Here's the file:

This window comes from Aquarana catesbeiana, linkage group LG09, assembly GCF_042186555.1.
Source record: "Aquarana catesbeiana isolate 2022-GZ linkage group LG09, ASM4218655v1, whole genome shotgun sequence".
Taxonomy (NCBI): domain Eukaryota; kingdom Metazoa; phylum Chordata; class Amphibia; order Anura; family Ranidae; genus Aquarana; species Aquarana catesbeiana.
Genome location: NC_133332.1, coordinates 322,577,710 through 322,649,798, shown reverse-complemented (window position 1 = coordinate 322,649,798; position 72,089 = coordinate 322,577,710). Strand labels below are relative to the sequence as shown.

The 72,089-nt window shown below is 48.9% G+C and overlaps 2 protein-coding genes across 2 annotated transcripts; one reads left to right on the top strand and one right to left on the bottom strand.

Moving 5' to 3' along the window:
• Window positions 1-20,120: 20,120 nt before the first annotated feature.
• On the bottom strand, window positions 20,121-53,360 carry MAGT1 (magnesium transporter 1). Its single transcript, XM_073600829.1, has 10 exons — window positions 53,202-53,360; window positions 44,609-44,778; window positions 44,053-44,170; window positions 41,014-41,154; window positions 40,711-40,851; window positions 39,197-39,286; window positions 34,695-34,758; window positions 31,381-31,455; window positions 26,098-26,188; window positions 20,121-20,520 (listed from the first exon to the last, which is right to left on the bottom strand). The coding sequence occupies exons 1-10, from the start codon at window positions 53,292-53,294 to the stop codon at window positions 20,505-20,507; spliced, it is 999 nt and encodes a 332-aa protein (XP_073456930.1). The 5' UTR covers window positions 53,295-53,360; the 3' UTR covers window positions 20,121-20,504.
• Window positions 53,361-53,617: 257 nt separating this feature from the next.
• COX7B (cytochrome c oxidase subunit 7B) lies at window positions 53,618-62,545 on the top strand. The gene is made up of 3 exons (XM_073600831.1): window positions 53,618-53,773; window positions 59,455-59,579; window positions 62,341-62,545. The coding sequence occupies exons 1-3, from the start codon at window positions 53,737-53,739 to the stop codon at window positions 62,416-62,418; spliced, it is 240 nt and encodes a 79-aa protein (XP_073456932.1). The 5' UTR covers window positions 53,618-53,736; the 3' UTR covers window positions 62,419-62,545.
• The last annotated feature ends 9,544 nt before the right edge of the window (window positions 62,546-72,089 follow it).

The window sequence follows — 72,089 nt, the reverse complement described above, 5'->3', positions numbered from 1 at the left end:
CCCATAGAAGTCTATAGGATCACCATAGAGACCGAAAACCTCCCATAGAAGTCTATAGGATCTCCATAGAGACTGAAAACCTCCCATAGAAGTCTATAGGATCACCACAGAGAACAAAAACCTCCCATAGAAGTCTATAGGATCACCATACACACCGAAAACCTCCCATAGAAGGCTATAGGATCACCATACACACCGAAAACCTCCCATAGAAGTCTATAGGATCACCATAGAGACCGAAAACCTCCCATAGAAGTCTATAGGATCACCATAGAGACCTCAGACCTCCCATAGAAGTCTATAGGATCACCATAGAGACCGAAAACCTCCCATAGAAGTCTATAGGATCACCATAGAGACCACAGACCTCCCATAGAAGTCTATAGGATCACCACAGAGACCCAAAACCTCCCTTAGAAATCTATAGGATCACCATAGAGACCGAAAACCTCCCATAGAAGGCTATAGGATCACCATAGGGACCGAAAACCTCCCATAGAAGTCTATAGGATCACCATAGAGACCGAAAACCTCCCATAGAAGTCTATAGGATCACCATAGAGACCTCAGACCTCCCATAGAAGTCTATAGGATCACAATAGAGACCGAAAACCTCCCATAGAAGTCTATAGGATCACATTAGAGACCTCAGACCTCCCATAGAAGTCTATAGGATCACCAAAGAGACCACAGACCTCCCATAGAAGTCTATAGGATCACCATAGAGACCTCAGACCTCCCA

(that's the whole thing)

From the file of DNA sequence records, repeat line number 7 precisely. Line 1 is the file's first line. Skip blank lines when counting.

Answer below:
• Window positions 1-20,120: 20,120 nt before the first annotated feature.